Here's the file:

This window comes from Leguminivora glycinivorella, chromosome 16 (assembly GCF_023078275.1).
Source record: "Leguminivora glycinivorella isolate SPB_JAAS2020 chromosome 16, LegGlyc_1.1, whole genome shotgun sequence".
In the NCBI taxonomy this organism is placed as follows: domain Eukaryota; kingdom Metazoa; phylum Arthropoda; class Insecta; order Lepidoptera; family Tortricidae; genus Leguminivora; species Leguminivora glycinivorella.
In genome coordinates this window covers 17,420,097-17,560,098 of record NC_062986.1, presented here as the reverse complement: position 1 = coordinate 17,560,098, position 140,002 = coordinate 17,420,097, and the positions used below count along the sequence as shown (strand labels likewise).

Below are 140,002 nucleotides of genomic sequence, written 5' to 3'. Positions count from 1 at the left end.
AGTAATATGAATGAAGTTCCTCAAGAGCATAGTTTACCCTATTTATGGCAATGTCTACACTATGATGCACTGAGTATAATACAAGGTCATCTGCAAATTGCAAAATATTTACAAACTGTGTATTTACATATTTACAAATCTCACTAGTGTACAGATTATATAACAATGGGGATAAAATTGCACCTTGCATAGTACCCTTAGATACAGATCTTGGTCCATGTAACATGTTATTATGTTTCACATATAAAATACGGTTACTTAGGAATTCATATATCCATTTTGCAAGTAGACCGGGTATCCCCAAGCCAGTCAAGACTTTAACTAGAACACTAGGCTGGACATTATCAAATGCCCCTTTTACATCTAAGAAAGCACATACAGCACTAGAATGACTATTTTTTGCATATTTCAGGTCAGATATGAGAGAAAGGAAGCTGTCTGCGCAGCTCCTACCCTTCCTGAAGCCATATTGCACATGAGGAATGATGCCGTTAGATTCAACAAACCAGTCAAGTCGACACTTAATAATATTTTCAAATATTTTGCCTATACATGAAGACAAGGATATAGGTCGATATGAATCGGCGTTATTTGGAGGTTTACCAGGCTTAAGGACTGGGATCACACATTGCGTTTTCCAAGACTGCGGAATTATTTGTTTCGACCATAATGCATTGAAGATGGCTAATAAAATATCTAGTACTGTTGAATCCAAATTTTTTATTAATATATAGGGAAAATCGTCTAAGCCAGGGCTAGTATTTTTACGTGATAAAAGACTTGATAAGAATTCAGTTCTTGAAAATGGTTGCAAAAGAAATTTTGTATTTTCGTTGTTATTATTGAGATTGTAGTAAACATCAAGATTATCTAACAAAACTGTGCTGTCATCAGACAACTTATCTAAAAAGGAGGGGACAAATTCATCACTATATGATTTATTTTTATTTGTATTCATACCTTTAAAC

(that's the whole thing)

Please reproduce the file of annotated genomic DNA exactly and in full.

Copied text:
This window comes from Leguminivora glycinivorella, chromosome 16 (assembly GCF_023078275.1).
Source record: "Leguminivora glycinivorella isolate SPB_JAAS2020 chromosome 16, LegGlyc_1.1, whole genome shotgun sequence".
In the NCBI taxonomy this organism is placed as follows: domain Eukaryota; kingdom Metazoa; phylum Arthropoda; class Insecta; order Lepidoptera; family Tortricidae; genus Leguminivora; species Leguminivora glycinivorella.
In genome coordinates this window covers 17,420,097-17,560,098 of record NC_062986.1, presented here as the reverse complement: position 1 = coordinate 17,560,098, position 140,002 = coordinate 17,420,097, and the positions used below count along the sequence as shown (strand labels likewise).

Below are 140,002 nucleotides of genomic sequence, written 5' to 3'. Positions count from 1 at the left end.
AGTAATATGAATGAAGTTCCTCAAGAGCATAGTTTACCCTATTTATGGCAATGTCTACACTATGATGCACTGAGTATAATACAAGGTCATCTGCAAATTGCAAAATATTTACAAACTGTGTATTTACATATTTACAAATCTCACTAGTGTACAGATTATATAACAATGGGGATAAAATTGCACCTTGCATAGTACCCTTAGATACAGATCTTGGTCCATGTAACATGTTATTATGTTTCACATATAAAATACGGTTACTTAGGAATTCATATATCCATTTTGCAAGTAGACCGGGTATCCCCAAGCCAGTCAAGACTTTAACTAGAACACTAGGCTGGACATTATCAAATGCCCCTTTTACATCTAAGAAAGCACATACAGCACTAGAATGACTATTTTTTGCATATTTCAGGTCAGATATGAGAGAAAGGAAGCTGTCTGCGCAGCTCCTACCCTTCCTGAAGCCATATTGCACATGAGGAATGATGCCGTTAGATTCAACAAACCAGTCAAGTCGACACTTAATAATATTTTCAAATATTTTGCCTATACATGAAGACAAGGATATAGGTCGATATGAATCGGCGTTATTTGGAGGTTTACCAGGCTTAAGGACTGGGATCACACATTGCGTTTTCCAAGACTGCGGAATTATTTGTTTCGACCATAATGCATTGAAGATGGCTAATAAAATATCTAGTACTGTTGAATCCAAATTTTTTATTAATATATAGGGAAAATCGTCTAAGCCAGGGCTAGTATTTTTACGTGATAAAAGACTTGATAAGAATTCAGTTCTTGAAAATGGTTGCAAAAGAAATTTTGTATTTTCGTTGTTATTATTGAGATTGTAGTAAACATCAAGATTATCTAACAAAACTGTGCTGTCATCAGACAACTTATCTAAAAAGGAGGGGACAAATTCATCACTATATGATTTATTTTTATTTGTATTCATACCTTTAAAC